Mark Russell


There are many-tiered ornamental imitation temples everywhere we look. None are hidden. We misread the words ‘temple of idols’ for the words ‘temple of idiots’ and are none the worse or wiser. Though we develop a taste for misreading. Songs by Madonna and Johnny Cash become deeply offensive; the word ‘cholostomy’ becomes common usage at karaoke parties; street signs are elevated to mythic status; men are dissatisfied with praise and embraces, their children with the many-tiered ornamental imitation temples. All around them, the grandmothers sense that Christmas is next. When they convene at the following service, they declare that they are officially not in the least bit concerned.



You know how to pursue a fearsome object

     wave sticks in its face     crouch on all fours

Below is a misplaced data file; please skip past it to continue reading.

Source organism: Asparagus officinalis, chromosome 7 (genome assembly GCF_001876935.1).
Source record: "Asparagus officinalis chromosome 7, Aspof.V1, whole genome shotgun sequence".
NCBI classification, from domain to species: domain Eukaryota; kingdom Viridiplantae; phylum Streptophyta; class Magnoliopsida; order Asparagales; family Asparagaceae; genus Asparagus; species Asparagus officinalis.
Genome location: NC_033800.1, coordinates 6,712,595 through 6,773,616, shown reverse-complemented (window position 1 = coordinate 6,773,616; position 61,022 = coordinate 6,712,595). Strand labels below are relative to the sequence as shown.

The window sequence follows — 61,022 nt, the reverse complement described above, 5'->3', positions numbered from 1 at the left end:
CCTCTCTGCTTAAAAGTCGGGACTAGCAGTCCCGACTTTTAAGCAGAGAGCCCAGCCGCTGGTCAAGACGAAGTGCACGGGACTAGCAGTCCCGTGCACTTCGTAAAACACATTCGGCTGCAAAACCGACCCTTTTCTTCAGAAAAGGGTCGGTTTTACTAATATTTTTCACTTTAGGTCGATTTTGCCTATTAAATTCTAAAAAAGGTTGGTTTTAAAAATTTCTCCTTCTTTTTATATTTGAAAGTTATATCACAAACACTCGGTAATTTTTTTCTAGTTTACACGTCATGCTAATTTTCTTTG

outflank it     send it love letters     
     kidnap its children

You are told that surrender is humiliation

     at breakfast     around the fire     
     on billboards     on your house-to-house calls
     by wayward children

These are old-style stimulations     

     pepper and salt     broken mirrors     
     burst pipes     rusty gates on worn hinges
     over-fed children    

Take a step to your left    there is a cure     

     under the milk bottles     if you want it
     it won’t let you live any longer     but it’s there
     with your children

Mark Russell’s publications include Spearmint & Rescue (Pindrop), Shopping for Punks (Hesterglock), ا (the book of seals) (Red Ceilings), and ℵ (the book of moose) (Kattywompus). Other poems have appeared in Tears in the Fence, Butcher’s Dog, Molly Bloom, Shearsman, and elsewhere.